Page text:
Just like those ten lepers had no right to lay claim to Jesus’ healing powers, so we too have no right to lay claim to his grace and mercy. Those things do not belong to us, and even more than that we are quite unable to earn them, even if we had a desire to earn them in the first place. But here’s the really great thing that shatters the scandal: even though the lepers had no right to be healed, Jesus healed them anyway. Even though we have no right to God’s grace and forgiveness for our many sins, he gives those things to us anyway, without a thought of doing otherwise. As the saying goes, God is good, all the time.

And so the message today is that we have to decidedly leave behind our attitudes of entitlement and embrace an attitude of gratitude. And honestly, I think that can make us happier people. Grateful people live differently.  Grateful people look for the blessing in every moment, they hunt for the grace constantly at work in their lives.  They are like radios which are powered on so that they can receive the broadcast.  When you’re grateful, it’s amazing how much more you seem to be blessed.  Only it’s not necessarily that you’re blessed more; instead it’s that you’re more aware of the blessing.  Thankful people are happier with their lives, because they’re simply more aware of what God is doing, how God is leading them, and they feel the touch of God’s hand leading them through life.  Being grateful is a choice, but it’s a choice worth making, it’s a choice that makes our lives richer and more beautiful every day.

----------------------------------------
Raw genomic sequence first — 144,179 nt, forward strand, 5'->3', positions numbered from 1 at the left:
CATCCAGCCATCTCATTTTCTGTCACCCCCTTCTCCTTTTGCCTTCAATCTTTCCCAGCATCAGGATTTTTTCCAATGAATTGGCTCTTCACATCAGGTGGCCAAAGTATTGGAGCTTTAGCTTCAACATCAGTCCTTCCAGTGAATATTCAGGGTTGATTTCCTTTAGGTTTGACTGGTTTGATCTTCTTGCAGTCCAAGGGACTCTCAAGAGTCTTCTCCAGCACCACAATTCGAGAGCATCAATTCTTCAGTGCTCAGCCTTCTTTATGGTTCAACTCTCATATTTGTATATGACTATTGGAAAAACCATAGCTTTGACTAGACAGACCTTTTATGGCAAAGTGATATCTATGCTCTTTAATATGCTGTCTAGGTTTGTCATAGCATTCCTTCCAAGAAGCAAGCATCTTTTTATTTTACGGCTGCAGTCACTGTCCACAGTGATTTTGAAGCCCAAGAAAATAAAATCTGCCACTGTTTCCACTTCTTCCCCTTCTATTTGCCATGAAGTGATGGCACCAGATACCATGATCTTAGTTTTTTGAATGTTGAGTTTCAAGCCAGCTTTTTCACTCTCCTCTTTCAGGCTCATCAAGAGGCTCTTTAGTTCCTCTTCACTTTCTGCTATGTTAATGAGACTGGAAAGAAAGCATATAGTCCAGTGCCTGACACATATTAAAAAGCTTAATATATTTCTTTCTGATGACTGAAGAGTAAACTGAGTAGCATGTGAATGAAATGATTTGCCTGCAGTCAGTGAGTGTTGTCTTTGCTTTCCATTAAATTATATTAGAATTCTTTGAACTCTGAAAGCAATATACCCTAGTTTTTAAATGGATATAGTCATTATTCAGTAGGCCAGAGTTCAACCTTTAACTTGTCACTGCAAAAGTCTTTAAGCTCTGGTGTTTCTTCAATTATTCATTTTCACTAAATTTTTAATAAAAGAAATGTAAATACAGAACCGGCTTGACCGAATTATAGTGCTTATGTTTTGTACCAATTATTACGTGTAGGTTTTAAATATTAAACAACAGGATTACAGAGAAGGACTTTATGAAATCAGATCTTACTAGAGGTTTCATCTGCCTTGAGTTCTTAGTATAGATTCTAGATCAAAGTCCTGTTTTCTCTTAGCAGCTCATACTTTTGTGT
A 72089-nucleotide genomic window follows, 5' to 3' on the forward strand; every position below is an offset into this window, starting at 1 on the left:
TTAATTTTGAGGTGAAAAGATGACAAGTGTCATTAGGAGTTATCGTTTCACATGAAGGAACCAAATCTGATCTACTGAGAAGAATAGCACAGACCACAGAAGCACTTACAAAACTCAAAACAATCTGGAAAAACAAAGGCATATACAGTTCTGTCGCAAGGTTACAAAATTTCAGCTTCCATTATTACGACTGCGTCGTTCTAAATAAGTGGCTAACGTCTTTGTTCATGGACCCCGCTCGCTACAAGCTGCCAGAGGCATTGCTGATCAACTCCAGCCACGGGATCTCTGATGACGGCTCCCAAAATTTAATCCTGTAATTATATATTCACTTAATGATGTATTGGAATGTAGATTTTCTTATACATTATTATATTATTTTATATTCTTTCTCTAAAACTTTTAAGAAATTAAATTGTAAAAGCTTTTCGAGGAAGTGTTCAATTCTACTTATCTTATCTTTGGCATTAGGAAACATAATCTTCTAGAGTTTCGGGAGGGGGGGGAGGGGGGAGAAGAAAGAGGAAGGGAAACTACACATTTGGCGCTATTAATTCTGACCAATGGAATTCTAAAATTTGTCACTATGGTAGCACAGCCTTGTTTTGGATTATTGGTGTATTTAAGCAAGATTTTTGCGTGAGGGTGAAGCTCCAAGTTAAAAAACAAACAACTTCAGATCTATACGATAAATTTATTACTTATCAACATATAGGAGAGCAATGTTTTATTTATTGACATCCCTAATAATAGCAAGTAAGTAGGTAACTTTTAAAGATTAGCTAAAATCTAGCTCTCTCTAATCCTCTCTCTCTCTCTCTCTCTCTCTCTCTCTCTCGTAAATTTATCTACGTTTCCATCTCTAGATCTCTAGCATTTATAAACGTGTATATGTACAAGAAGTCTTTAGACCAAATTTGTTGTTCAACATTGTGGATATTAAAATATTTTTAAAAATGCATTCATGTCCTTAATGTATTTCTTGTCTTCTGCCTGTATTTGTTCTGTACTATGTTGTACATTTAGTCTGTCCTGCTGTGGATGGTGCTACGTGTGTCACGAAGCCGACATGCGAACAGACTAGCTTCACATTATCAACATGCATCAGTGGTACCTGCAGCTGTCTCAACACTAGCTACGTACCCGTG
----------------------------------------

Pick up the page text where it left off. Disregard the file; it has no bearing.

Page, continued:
As Catholics, we are a people who, at least liturgically, constantly choose to be grateful.  Our Eucharist – which, as we know, is the Greek word for thanksgiving – is the Thanksgiving feast par excellence.  Every time we gather to celebrate Mass, we remember that God in his infinite mercy sent his only Son to be our Savior.  He came into our world and walked among us, filling the earth with his most merciful presence.  He journeyed among us, a man like us in all things but sin.  His great love led him to bear the cross for our sake, dying the death we so richly deserved for our many sins.  And then he did the greatest thing possible: he burst out of the grave, breaking the chains of death, and rose to new life.  Because of this grace, we have the possibility of everlasting life with God, the life we were created for in the first place.

Every time we celebrate the Eucharist, we remember this awesome mystery.  Not only that, our Eucharist brings us to the hour of that grace, giving us once again a share in its blessing.  As a Eucharistic people, we Catholics are a people of gratitude.  That’s what defines us.

So how would a people defined by gratitude celebrate this Thanksgiving day?  Certainly we have made the best possible start: gathering for the Eucharist to give thanks for the presence of God and the grace he pours out on us.  Then we take that grace to our families’ own Thanksgiving feasts and beyond.  As we gather around the table today, maybe we can stop to reflect on God’s magnificent presence in our lives – in good times and in bad.  And then use that gratitude to make the world an awesome place – or at least your corner of it!